- Next, apply at least two layers of primer and dip them in the water-cured acrylic powder. Create a shape as per your choice while wiping off any excess powder.
- Simply dip your nails into warm water. It will start to cure right when you do it. Let them be inside the water for 3 minutes for a proper cure. In this case, warm water takes a little more time to set the acrylic so you get sufficient time to fix the acrylic nails accordingly. The warmer the water, the quicker your acrylic powder will set and harden.
- Follow up by a layer of base coat to keep the acrylic sturdy and intact.
How To Use Gel Polish With Acrylic Powder?
Gel polish is made with acrylic monomers and oligomers that together form a bond when placed under UV light. So yes, it can be used as an emergency alternative too.
Many people use nail polishes to cure and set acrylic powders but since gel polish lasts longer than standard nail polish, we would recommend a gel polish comparatively.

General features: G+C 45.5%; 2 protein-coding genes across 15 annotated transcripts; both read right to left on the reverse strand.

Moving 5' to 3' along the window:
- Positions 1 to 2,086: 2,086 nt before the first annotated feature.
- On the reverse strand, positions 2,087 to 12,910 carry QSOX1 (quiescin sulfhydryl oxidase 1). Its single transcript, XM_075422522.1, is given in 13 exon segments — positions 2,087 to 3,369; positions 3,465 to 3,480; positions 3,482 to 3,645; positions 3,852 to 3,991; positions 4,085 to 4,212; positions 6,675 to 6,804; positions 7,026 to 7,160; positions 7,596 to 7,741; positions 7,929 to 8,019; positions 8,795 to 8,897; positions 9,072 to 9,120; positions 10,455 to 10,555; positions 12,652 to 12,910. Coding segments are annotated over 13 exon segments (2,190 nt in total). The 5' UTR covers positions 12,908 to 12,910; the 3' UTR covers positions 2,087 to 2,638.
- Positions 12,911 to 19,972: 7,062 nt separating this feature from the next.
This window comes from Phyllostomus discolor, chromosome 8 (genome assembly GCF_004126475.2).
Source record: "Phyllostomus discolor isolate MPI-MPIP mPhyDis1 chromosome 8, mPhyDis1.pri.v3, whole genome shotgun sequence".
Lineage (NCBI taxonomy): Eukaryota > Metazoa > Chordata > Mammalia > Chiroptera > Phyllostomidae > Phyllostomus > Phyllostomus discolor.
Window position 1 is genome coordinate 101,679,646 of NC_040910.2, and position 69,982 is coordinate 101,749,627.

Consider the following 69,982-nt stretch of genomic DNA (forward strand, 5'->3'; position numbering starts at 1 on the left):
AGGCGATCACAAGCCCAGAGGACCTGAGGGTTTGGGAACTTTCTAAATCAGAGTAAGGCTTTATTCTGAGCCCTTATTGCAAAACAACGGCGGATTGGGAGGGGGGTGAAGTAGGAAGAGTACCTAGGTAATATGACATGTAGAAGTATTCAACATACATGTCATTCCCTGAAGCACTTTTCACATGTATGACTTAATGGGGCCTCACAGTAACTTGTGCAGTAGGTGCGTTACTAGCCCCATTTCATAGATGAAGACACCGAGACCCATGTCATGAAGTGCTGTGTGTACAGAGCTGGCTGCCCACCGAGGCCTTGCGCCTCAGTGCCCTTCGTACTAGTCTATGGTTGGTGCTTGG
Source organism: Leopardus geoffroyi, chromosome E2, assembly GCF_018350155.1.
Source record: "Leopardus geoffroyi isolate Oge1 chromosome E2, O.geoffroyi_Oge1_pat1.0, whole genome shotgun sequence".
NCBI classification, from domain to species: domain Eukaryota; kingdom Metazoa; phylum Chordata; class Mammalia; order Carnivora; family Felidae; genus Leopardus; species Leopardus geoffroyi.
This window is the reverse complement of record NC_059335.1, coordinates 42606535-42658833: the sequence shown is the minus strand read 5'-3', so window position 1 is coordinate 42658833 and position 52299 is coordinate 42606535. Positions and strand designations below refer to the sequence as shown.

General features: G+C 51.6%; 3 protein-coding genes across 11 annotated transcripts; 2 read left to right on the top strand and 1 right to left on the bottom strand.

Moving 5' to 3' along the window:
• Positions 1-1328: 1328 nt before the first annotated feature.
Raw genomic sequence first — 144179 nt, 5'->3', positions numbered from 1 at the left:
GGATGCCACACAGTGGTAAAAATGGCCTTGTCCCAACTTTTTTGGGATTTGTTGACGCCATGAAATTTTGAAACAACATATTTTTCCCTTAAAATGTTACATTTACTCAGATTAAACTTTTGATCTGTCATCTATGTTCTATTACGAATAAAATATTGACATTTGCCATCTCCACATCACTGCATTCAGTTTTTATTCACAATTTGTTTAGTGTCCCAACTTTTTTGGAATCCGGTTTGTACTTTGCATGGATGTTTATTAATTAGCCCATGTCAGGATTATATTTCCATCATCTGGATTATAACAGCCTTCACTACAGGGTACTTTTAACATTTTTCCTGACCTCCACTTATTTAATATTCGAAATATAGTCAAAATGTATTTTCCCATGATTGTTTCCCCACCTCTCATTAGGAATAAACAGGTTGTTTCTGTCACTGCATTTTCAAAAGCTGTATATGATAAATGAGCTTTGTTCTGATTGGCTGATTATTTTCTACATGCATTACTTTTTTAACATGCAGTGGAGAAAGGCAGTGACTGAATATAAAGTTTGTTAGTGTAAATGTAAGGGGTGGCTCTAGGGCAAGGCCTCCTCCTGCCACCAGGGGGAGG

- Simply clean and prep your nails by applying a thin layer of acetone and wiping it off.
- Trim and push your cuticles back.
- Apply two coats of primer and then follow up by applying one base coat of the gel polish.
- Next, dip the gel polish coat inside the acrylic powder instantly.
- After a few seconds, shake the excessive acrylic powder away and put your nail inside an LED lamp. Keep it there for 10 seconds to cure the acrylic. Repeat the procedure for each nail.
- Now buff out your nails to apply one final base coat of gel polish to prevent acrylic powder from cracking. Set it under the lamp for one more minute and you are good to go!
How To Remove Acrylic Nails Using Acetone?
You can remove the acrylic nails easily through awarm acetone soak. But do not do it by using a microwave to warm the acetone or keep it around a direct heating source such as a stove because it is very inflammable and can therefore easily catch fire.
Instead, warm it up by running some hot water over the bottle so it will easily soak through the acrylic powder which has been hardened.
What do you need?
- E-filer or buffer
- Cotton balls
- Aluminum foil
How to do:
- First, clip the tips from your acrylic nails towards a shorter length.
- Now, using either an e-filer or buffer, start filing the topcoat on your acrylic.
- Simply dip a cotton ball into acetone and place it around and at the top of your acrylic nails, covering the remaining acrylic-free part.